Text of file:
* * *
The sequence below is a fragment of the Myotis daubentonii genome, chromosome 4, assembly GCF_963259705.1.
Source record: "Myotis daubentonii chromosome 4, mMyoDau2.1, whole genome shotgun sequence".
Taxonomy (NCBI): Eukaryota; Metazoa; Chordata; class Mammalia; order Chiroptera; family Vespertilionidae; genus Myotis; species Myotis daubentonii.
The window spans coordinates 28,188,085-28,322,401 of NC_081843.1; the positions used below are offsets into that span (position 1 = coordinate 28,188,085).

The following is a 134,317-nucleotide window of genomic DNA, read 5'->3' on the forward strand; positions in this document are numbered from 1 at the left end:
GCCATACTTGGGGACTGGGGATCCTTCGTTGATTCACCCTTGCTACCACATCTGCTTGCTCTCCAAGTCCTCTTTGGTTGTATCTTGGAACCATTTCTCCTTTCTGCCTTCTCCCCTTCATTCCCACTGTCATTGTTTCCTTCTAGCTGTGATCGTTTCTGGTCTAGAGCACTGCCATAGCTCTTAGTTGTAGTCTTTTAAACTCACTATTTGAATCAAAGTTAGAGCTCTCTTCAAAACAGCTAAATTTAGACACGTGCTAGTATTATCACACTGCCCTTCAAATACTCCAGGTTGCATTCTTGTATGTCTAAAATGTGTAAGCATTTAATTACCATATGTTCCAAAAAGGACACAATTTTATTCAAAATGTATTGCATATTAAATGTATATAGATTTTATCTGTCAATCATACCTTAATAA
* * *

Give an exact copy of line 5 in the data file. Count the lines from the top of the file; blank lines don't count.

The following is a 134,317-nucleotide window of genomic DNA, read 5'->3' on the forward strand; positions in this document are numbered from 1 at the left end: